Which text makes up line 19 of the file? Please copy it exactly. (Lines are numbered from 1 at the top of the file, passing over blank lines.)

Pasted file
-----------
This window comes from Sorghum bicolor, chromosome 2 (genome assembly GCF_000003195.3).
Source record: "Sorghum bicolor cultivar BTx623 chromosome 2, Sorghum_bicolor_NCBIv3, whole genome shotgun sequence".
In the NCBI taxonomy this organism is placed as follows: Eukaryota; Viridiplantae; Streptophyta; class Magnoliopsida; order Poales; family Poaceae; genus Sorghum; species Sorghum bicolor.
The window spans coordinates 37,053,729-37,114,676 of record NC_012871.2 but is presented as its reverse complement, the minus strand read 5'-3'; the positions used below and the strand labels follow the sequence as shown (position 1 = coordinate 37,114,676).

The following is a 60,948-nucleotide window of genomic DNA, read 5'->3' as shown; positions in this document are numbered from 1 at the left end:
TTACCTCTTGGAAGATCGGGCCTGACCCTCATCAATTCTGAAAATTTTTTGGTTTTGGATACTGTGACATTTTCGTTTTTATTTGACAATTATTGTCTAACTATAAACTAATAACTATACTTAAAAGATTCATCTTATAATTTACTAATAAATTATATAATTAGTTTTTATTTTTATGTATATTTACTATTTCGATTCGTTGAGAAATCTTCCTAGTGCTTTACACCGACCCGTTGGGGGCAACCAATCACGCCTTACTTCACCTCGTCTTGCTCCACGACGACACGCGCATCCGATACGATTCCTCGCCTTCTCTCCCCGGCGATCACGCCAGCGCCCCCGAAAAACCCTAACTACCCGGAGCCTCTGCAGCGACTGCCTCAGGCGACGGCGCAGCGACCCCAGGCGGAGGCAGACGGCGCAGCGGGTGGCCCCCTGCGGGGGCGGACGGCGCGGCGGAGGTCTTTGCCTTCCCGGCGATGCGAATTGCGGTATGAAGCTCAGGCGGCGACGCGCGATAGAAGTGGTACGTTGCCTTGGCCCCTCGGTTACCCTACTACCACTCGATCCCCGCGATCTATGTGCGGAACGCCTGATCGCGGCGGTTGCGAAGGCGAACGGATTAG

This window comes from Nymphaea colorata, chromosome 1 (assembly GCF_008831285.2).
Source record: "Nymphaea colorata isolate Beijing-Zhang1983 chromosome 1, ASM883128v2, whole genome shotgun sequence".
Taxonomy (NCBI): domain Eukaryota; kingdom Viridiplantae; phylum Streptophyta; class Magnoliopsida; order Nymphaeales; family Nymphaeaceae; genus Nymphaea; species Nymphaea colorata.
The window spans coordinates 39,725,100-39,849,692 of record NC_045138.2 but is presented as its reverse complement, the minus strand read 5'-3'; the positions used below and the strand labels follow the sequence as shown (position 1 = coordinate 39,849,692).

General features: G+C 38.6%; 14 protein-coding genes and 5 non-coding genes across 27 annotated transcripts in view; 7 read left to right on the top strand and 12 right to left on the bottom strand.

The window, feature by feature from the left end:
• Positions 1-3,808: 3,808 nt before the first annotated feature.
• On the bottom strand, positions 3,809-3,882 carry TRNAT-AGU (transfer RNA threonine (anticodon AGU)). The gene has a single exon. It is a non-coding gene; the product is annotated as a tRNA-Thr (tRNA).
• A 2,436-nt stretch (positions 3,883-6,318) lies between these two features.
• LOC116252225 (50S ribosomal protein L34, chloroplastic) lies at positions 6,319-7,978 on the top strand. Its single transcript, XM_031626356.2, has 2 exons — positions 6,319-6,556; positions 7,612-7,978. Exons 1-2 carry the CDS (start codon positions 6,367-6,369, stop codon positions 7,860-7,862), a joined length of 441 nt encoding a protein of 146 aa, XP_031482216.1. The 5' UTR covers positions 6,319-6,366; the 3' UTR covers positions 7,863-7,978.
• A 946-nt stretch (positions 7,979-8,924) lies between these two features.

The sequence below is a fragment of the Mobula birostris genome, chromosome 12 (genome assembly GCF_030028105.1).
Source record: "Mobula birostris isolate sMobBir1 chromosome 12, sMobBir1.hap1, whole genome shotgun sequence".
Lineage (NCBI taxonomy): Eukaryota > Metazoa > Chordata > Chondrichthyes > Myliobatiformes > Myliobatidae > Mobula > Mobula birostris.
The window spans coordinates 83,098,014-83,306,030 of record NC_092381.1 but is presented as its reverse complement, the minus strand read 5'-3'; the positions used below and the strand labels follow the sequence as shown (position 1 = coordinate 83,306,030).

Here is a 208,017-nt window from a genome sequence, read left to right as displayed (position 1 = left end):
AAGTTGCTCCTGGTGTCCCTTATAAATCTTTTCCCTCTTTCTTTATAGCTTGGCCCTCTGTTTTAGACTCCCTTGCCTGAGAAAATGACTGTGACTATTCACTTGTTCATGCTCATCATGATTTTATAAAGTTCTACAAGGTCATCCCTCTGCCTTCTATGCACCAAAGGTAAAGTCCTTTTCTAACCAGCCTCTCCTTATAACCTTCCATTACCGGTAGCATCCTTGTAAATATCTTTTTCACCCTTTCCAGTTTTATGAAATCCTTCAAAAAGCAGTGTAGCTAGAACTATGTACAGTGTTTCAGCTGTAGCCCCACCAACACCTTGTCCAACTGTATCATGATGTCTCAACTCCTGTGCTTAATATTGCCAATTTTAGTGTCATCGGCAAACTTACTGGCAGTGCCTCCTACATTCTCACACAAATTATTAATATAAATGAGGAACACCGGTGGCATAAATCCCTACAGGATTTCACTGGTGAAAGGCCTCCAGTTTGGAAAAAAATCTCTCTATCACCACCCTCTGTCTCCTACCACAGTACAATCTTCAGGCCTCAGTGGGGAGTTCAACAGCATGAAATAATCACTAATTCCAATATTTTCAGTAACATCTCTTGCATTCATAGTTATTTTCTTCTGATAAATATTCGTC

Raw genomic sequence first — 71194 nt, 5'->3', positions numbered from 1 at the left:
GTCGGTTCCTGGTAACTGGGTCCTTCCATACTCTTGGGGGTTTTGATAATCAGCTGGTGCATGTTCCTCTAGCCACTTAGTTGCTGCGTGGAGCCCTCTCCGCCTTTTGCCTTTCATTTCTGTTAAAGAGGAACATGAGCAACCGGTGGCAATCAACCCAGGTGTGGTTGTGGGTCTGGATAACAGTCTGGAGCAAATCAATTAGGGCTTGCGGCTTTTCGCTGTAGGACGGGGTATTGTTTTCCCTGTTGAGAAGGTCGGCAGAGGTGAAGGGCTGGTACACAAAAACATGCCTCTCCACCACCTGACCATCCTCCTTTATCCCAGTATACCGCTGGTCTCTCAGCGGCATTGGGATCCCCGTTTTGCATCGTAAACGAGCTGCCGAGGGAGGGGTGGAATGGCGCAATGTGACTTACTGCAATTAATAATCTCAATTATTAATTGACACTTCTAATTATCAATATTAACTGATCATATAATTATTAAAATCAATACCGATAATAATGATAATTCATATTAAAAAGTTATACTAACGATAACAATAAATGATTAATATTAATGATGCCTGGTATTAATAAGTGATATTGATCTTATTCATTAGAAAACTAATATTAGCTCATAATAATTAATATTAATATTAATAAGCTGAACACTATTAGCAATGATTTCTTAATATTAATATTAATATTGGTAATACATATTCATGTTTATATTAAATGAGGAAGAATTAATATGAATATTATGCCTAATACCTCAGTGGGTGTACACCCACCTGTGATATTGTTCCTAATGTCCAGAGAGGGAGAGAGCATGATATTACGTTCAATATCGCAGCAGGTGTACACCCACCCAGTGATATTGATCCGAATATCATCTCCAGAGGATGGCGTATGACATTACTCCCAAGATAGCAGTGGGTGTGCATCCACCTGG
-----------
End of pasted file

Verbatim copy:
Source record: "Mobula birostris isolate sMobBir1 chromosome 12, sMobBir1.hap1, whole genome shotgun sequence".